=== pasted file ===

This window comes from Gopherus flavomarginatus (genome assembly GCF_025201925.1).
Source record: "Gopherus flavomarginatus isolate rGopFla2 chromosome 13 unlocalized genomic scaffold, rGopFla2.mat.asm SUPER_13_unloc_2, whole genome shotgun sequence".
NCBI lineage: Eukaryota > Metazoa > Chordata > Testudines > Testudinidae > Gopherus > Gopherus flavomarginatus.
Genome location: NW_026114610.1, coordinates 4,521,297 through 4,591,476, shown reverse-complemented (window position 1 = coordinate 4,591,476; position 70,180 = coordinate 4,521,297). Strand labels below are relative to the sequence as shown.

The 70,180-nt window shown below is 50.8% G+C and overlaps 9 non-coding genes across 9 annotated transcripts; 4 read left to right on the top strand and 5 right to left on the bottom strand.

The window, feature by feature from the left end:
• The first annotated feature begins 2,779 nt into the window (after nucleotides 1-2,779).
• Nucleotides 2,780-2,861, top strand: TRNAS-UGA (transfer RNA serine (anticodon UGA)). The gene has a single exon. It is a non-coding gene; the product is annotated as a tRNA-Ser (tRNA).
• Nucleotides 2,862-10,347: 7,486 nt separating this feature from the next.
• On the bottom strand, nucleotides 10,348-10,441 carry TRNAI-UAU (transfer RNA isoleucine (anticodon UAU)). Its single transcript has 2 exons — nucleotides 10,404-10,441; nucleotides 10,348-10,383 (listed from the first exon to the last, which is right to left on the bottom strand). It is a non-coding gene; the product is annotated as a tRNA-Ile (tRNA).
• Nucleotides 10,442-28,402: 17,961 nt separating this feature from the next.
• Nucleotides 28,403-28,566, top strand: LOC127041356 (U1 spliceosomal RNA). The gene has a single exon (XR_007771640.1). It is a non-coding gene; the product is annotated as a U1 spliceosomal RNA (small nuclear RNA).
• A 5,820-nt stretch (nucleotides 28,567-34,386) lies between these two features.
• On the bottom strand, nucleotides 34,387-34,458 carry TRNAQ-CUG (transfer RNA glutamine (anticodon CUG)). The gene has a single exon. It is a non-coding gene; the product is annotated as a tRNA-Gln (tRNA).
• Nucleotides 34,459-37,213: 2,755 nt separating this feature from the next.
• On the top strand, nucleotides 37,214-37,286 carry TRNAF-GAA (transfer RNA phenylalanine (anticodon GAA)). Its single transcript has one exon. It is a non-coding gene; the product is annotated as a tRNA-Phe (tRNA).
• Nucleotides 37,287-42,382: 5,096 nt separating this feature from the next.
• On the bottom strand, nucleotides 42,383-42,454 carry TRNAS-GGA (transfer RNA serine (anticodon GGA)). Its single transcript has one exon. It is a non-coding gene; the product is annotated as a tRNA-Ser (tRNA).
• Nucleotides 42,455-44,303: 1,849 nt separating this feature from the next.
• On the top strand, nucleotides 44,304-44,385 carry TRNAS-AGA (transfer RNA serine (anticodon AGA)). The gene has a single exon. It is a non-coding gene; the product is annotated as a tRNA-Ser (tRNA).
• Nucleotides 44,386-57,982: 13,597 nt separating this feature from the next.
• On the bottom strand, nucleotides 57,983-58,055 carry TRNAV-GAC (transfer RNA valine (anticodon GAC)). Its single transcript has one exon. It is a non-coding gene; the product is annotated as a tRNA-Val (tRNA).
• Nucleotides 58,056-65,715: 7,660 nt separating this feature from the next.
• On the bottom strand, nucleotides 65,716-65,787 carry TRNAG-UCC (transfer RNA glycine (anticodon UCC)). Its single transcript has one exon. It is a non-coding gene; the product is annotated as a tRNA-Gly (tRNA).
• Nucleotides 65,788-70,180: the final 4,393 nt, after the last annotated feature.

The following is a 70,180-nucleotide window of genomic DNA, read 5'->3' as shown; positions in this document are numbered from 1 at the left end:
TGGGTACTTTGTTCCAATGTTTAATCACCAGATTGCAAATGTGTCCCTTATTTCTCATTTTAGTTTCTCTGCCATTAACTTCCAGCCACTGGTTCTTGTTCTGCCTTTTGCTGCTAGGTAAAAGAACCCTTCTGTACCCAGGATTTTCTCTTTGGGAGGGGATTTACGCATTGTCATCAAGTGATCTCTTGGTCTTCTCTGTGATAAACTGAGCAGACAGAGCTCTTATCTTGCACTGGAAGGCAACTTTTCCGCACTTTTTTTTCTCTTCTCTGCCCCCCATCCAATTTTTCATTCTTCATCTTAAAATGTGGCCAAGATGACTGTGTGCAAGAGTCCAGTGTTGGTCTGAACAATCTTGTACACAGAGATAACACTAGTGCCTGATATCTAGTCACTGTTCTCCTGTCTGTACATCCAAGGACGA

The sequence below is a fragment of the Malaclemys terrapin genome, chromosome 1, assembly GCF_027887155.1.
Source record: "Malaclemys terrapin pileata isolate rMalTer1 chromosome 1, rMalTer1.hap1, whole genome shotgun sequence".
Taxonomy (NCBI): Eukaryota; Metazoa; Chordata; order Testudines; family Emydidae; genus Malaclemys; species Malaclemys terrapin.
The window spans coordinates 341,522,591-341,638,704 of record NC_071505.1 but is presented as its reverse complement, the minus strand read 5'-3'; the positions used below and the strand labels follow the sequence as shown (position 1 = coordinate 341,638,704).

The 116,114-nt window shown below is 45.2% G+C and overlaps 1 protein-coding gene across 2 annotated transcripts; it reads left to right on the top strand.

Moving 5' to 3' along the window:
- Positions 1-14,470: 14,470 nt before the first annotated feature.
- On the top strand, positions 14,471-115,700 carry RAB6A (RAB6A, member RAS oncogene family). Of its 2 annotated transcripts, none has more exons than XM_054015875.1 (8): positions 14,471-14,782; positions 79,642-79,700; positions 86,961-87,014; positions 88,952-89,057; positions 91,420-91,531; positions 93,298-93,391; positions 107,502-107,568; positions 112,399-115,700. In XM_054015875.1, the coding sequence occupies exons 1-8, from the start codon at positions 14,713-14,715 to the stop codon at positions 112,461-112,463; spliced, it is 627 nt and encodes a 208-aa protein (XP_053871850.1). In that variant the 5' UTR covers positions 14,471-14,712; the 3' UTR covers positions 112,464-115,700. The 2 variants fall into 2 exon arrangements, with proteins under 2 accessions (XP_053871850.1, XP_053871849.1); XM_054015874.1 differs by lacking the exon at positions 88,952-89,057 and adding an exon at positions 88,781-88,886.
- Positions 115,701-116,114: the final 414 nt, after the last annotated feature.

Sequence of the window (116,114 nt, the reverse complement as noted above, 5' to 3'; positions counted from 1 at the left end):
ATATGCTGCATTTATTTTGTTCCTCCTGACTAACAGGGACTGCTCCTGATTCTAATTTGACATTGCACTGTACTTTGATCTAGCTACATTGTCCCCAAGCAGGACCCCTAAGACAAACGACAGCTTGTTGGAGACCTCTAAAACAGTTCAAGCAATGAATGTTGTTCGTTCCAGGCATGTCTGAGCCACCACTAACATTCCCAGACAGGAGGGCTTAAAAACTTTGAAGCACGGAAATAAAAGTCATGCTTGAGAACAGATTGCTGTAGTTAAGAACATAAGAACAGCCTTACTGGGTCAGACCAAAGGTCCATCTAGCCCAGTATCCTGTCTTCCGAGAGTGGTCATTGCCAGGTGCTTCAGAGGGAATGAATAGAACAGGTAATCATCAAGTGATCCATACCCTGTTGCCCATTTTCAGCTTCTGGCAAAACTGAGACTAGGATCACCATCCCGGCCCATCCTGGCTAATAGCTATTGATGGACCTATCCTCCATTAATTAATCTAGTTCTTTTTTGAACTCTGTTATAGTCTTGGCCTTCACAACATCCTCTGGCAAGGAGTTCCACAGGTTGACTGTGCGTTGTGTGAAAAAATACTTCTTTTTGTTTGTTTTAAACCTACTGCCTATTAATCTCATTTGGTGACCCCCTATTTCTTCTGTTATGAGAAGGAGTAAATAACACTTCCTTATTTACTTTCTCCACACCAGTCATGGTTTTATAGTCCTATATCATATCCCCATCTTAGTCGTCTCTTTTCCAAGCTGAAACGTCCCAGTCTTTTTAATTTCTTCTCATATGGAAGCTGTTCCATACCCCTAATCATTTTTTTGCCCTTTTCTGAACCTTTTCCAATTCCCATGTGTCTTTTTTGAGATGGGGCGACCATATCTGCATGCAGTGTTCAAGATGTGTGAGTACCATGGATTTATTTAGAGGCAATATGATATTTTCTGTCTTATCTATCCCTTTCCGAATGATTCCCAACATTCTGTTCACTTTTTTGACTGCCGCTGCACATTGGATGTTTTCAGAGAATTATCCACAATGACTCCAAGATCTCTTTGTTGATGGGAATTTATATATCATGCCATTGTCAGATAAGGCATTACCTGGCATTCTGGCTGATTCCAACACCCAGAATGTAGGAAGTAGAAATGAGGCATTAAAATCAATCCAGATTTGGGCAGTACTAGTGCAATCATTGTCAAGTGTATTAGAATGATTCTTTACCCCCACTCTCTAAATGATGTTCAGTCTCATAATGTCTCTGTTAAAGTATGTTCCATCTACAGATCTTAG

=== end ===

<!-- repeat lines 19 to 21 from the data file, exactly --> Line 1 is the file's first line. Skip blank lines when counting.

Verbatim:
• Nucleotides 42,455-44,303: 1,849 nt separating this feature from the next.
• On the top strand, nucleotides 44,304-44,385 carry TRNAS-AGA (transfer RNA serine (anticodon AGA)). The gene has a single exon. It is a non-coding gene; the product is annotated as a tRNA-Ser (tRNA).
• Nucleotides 44,386-57,982: 13,597 nt separating this feature from the next.